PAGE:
And the lightning failed to awe

For I had lost everything I had.

I had lost everything I thought 

I had and what was left were

Just the poems that were all bad.

You try writing a good one, down

To your last few adjectives and nouns

Clonking around in a bag of bones

Without the fear of thunder 



 Modern Economy

People have figured out you

Can just take things

And no one will stop you

So they seize the spoils

With savage guile,

Work the angles,

Leverage inside knowledge

For hostile takeovers.

Add a dollop of venture capital

And pounce on a ground floor IPO.

Flip a distressed property

For a handsome profit,

For ever larger slices of pie

And then the whole pie, unsliced,

Leaving for the rest of us

Crusts fallen half eaten to the floor.

No one goes to jail  

Only winners left standing 

I miss a world where people

Left their doors unlocked at night

Hoping someone would 

Sneak in and steal their heart.

They’d surrender it willingly

And when it was gone

Mourn they couldn't give more.


Saturday, January 15, 2022



Here they come again, dump trucks

Full of steaming hot asphalt

Trundling around corners to patch

All the fatigue cracks stellating

Across the thawing ash-gray roads 

Of my half moon Midwestern town.

I hate the need to pave over such minor faults

It’s still safe. Drivable. Un-potholed. 

I like it shattered, patterned like crocodile 

Skins or the baked dry bed of the Nile.

Or a floor map of an undiscovered country

Deep in the heart of a dark continent 

Parceled by reasonable men into

Provinces, parishes, arrondissements.

I could spend hours gazing at maps

Marveling at how well it all fits 

Each shape specifically named, every

Odd polygon its own unique place 

I wanted to explore. But there they go,

Dumping piles of bitumen, rough men

Standing by with shovels, ready to spread,

Rollers lugubriously smoothing it all into

A black flatness like the corners of space

Devoid of stars or constellations.

No one can know where they are anymore.

Not that it matters, just gliding along

Mile after mile of gothic black

Ribbon, unspooling in funereal monotony.

But no one else seems to notice this

Deadening uniformity, cars rolling by as before

On roads now astonishingly flat

Like oceans viewed from the soar

Of an arctic tern untroubled 

By the absence of landmarks

It knows exactly where to go and why.  

And everyone else proceeds as before, 

And everyone else proceeds as before

Except for me, tethered

Once again to the side of the berm

Failing to take a single step forward,

Stuck staring at black voids, waiting

For shooting stars, comet tails,

Anything to suggest a connective 

Seam weaving it all together   


Wednesday, January 12, 2022


 Poem #35

It’s ok to write a poem 

That no one reads

That seems half finished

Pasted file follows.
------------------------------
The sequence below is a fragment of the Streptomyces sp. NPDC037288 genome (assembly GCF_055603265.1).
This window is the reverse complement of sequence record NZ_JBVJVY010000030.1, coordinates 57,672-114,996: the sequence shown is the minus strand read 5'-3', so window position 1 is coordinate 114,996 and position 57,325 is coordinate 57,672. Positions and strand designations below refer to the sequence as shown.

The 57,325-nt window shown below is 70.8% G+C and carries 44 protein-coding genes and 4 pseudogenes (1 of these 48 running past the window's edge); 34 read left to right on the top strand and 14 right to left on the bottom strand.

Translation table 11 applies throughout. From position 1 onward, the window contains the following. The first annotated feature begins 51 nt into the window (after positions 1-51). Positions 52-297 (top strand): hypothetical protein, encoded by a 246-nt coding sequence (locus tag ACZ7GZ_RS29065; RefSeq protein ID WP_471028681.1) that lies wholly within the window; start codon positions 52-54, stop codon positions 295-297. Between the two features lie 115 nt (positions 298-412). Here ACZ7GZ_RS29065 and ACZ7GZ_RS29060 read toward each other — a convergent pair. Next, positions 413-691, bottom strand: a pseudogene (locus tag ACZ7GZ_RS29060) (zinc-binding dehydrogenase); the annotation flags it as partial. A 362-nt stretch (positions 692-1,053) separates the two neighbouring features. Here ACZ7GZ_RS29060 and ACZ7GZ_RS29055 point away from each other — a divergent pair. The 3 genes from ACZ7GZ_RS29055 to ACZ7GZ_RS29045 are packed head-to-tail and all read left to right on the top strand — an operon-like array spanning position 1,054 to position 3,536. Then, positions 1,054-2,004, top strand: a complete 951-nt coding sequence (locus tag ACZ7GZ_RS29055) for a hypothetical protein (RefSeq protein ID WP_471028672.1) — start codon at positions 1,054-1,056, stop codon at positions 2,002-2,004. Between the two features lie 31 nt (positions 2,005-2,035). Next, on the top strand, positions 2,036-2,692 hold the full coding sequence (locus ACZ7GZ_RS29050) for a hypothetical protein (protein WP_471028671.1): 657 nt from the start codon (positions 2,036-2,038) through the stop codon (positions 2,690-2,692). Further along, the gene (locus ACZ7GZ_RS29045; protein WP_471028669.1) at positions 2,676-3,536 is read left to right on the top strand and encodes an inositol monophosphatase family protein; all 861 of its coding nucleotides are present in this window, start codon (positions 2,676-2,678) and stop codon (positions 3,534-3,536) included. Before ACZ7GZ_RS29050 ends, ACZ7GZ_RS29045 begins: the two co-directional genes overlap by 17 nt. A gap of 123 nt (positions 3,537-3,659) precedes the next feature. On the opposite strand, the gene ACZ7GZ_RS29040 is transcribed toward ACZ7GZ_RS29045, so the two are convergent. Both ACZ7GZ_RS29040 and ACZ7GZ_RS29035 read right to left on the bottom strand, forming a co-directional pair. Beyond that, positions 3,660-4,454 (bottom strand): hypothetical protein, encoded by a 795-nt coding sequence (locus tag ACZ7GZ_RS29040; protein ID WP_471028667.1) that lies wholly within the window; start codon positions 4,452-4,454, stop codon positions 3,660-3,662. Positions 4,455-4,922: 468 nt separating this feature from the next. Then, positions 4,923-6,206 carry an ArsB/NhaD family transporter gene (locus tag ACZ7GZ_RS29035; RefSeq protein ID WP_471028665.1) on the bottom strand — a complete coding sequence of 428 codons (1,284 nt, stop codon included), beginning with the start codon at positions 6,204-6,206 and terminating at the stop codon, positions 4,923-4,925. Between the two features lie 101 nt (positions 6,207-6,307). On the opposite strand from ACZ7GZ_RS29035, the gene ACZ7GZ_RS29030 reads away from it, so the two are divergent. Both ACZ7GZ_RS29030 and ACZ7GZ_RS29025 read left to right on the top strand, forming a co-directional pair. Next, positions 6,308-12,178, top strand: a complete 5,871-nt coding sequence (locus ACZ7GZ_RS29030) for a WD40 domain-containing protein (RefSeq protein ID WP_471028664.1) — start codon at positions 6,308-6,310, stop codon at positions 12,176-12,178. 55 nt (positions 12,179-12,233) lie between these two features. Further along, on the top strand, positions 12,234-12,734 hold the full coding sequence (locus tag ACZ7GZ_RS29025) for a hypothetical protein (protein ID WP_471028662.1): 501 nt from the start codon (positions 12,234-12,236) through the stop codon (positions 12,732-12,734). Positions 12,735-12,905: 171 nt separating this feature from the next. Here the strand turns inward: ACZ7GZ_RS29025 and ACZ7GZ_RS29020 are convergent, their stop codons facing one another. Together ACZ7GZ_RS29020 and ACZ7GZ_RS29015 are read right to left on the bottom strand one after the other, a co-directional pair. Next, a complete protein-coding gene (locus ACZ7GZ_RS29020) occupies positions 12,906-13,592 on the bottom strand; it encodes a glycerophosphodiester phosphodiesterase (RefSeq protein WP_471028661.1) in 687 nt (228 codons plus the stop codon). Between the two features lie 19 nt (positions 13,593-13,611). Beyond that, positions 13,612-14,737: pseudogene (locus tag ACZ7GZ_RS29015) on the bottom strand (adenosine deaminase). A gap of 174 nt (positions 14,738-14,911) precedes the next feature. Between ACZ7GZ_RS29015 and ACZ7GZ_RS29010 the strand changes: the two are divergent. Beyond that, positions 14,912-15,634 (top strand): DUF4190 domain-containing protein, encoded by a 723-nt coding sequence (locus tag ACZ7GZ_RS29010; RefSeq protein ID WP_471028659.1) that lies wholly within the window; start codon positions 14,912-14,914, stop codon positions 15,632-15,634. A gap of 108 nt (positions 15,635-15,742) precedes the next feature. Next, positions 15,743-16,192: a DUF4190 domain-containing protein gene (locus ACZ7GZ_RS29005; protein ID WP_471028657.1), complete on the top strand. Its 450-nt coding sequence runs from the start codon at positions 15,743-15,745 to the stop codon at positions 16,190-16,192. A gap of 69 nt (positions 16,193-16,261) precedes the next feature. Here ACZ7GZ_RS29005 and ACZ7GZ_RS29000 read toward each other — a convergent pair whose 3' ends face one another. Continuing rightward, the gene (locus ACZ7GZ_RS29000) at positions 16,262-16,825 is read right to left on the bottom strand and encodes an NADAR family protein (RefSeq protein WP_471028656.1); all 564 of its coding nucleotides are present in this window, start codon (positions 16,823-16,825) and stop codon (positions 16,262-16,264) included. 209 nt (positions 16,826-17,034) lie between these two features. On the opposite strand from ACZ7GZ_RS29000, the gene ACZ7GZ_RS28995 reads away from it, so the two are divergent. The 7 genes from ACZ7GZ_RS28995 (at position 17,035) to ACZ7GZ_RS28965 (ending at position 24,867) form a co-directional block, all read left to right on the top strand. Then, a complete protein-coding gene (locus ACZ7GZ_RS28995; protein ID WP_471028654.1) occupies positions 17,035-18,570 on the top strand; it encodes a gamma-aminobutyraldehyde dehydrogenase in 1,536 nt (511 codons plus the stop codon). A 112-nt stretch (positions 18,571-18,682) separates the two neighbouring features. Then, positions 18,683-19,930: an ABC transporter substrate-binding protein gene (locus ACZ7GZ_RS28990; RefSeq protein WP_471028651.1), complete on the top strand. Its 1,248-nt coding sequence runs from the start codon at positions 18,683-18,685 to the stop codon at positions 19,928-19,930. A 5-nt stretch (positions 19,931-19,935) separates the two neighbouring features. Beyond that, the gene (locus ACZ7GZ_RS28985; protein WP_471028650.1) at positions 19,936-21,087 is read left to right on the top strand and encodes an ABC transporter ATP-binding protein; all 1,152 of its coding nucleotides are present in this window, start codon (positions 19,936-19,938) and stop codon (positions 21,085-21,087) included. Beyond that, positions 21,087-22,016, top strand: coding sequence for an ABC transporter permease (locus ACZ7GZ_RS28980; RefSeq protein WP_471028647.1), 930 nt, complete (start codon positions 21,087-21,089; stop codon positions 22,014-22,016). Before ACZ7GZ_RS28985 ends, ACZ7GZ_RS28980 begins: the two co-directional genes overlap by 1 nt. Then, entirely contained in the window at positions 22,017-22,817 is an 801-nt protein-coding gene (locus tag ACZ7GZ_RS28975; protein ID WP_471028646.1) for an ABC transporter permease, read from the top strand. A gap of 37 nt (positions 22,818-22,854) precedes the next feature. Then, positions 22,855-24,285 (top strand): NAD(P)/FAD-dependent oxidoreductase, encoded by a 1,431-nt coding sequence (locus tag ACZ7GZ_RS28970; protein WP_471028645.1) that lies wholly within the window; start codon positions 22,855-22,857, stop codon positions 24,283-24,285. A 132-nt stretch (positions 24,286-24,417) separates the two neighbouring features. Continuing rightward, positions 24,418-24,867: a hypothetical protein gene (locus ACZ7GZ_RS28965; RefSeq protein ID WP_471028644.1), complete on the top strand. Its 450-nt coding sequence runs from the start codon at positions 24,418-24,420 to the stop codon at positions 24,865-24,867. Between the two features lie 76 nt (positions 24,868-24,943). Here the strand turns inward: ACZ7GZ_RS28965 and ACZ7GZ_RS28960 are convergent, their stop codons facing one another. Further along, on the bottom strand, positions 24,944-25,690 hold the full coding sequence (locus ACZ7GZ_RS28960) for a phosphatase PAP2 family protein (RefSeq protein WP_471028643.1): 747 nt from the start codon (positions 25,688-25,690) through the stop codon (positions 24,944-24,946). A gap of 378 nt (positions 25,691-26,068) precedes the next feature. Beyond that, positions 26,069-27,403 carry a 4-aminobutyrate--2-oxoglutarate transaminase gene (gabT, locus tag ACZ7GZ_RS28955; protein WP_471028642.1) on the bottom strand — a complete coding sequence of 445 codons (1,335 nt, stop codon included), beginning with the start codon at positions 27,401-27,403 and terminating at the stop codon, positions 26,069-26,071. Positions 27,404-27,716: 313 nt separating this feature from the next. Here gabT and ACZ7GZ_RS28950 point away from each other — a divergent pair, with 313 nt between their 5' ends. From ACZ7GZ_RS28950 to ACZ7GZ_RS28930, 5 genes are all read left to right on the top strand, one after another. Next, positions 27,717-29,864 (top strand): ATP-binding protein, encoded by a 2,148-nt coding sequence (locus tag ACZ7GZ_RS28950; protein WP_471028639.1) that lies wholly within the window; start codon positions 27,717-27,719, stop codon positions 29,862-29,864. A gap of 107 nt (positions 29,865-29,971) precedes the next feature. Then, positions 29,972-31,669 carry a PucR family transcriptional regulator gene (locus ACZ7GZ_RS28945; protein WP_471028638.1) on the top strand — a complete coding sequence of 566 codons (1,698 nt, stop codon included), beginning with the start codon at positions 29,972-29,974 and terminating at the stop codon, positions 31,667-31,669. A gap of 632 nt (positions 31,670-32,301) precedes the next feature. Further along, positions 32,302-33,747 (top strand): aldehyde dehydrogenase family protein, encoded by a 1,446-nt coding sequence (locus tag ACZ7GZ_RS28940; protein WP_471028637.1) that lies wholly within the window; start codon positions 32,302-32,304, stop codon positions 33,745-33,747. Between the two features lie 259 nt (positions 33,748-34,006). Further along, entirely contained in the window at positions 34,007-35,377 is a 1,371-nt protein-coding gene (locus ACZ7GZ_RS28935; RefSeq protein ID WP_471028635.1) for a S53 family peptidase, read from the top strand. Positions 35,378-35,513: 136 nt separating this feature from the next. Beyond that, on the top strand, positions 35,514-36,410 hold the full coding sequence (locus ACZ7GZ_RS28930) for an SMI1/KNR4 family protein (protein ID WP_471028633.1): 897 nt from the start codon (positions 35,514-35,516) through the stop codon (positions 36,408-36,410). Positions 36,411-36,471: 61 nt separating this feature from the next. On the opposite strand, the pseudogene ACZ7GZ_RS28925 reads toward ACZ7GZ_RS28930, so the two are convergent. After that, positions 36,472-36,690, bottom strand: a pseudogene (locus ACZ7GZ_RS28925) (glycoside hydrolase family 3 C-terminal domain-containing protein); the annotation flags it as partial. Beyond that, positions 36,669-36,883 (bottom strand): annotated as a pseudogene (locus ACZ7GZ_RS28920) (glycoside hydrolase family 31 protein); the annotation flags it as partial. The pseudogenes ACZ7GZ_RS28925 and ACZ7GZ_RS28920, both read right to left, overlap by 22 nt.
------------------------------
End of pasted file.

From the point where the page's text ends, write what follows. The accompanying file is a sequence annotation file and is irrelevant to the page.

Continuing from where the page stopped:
That doesn’t rhyme 

Or seem to go anywhere

Or reference anything sublime

It’s ok to crumple up the paper

And fish it out two days later

When you run out of fresh ideas

It’s ok to feel like you’re stuck

And put all your faith

In late night full moon luck

It’s forgivable to starve

After spending your last dime

On a leather bound notebook

It’s ok to write a poem

When you’re all out of words

And are forced to use “sparrow”

When you mean “love”

And “trial size dove bar”

When you mean “infinite sorrow”

It’s ok to throw it all away

And hope you’ll find

At least half again someday

It’s just words after all

It’s just your life

And when it ends

You’ll simply accept

Its finished incompleteness

And press send 



 Poem #34

This is the poem of my life

In it everything will be perfect

Nothing will flow

Not a word will rhyme

It will lack articulable meaning 

People will be so angry

Such words were inscribed

Others will laugh 

What the hell, they’ll ask

This sheet of white

Used to be so clean,

Who’s smudged it all up?

Shake their heads and walk away

For them, it’s a strange language

Or just a lousy translation

It’s not my fault though
They don't really see it 

Not the way I do

I find it beautiful 

My first goal

My truest laugh

My favorite song 

It’s not my fault at all

I didn’t even write it 

It was just the words

That were here all along 


Tuesday, January 4, 2022



Romance works at a distance

Opens a vortex with little resistance

The closer you get the more it thins

And narrows to a point like icicles

Straining to be launched,

Sharp enough to pierce a heart

But sensitive to the glare of the sun.

We see it dripping, dripping

And worry the tip will dull

Or worse, this frozen passion will melt.

Careless people reach for it here

And snap it off

But so cold and slippery

So easily dropped

A shattering of crystalline fragility.

I can be patient

For the sun works in mysteries.

I’ve chosen to stand beneath your eave